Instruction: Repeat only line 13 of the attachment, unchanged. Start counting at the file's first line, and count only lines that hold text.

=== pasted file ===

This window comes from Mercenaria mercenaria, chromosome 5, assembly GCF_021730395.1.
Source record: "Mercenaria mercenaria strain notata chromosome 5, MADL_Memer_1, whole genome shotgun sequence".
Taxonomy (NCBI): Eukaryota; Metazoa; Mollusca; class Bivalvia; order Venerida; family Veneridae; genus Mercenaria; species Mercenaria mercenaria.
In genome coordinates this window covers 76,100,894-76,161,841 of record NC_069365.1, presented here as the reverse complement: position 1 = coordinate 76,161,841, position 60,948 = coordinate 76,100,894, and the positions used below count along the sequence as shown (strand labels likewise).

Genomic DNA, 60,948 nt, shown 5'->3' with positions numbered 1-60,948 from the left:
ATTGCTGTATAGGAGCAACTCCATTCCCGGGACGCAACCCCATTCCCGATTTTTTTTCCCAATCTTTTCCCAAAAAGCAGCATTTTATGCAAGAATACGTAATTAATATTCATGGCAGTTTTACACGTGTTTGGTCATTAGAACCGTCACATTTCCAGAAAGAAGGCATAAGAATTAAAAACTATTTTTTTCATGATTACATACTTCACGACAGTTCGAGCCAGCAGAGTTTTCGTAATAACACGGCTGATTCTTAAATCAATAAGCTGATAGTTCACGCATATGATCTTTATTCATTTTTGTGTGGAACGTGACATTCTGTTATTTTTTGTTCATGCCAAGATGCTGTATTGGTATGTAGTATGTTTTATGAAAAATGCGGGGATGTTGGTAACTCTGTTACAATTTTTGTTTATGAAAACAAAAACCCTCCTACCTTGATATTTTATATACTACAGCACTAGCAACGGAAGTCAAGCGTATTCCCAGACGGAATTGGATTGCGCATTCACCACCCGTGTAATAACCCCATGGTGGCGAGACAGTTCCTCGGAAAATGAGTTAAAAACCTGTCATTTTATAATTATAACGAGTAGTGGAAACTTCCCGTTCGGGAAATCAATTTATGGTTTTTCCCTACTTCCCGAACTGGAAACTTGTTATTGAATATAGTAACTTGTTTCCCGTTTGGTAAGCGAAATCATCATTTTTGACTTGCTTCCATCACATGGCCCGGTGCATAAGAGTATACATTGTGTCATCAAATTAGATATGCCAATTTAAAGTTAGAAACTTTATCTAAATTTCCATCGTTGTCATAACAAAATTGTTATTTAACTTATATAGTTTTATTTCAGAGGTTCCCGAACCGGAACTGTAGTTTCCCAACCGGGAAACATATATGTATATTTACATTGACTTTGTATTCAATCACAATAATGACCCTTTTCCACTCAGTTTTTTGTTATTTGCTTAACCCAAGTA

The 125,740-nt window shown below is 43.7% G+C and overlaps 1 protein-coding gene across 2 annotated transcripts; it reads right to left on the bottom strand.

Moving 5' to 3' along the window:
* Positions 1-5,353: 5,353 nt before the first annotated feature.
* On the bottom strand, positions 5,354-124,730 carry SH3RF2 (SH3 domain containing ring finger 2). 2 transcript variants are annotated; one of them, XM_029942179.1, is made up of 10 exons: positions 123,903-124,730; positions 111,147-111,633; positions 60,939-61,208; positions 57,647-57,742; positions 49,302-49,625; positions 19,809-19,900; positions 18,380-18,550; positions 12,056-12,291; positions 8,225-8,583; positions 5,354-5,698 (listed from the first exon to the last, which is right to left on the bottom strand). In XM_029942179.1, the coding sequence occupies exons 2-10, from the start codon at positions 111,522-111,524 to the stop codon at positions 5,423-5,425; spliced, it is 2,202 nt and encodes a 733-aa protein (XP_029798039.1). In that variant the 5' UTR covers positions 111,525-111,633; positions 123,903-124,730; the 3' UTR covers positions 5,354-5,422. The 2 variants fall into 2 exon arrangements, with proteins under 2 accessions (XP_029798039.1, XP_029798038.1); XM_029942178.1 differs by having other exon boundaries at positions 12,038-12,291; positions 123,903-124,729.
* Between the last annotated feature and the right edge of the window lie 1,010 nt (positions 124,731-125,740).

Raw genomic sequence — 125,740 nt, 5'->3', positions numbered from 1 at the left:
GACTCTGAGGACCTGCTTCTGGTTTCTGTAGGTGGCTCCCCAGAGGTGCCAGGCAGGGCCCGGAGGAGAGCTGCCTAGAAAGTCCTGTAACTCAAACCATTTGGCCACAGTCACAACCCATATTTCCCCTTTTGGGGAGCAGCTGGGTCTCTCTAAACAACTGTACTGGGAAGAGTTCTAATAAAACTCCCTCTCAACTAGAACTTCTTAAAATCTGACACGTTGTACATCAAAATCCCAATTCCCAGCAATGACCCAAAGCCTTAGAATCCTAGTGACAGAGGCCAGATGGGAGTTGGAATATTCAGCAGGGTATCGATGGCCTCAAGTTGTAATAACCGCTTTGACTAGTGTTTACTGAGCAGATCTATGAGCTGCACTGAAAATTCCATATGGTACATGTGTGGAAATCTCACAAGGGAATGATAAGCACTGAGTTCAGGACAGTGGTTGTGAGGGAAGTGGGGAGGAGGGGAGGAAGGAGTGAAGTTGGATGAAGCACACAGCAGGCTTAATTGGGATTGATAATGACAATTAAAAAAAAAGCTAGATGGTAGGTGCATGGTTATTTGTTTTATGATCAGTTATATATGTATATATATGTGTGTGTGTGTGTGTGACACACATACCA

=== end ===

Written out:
GACTCTGAGGACCTGCTTCTGGTTTCTGTAGGTGGCTCCCCAGAGGTGCCAGGCAGGGCCCGGAGGAGAGCTGCCTAGAAAGTCCTGTAACTCAAACCATTTGGCCACAGTCACAACCCATATTTCCCCTTTTGGGGAGCAGCTGGGTCTCTCTAAACAACTGTACTGGGAAGAGTTCTAATAAAACTCCCTCTCAACTAGAACTTCTTAAAATCTGACACGTTGTACATCAAAATCCCAATTCCCAGCAATGACCCAAAGCCTTAGAATCCTAGTGACAGAGGCCAGATGGGAGTTGGAATATTCAGCAGGGTATCGATGGCCTCAAGTTGTAATAACCGCTTTGACTAGTGTTTACTGAGCAGATCTATGAGCTGCACTGAAAATTCCATATGGTACATGTGTGGAAATCTCACAAGGGAATGATAAGCACTGAGTTCAGGACAGTGGTTGTGAGGGAAGTGGGGAGGAGGGGAGGAAGGAGTGAAGTTGGATGAAGCACACAGCAGGCTTAATTGGGATTGATAATGACAATTAAAAAAAAAGCTAGATGGTAGGTGCATGGTTATTTGTTTTATGATCAGTTATATATGTATATATATGTGTGTGTGTGTGTGTGACACACATACCA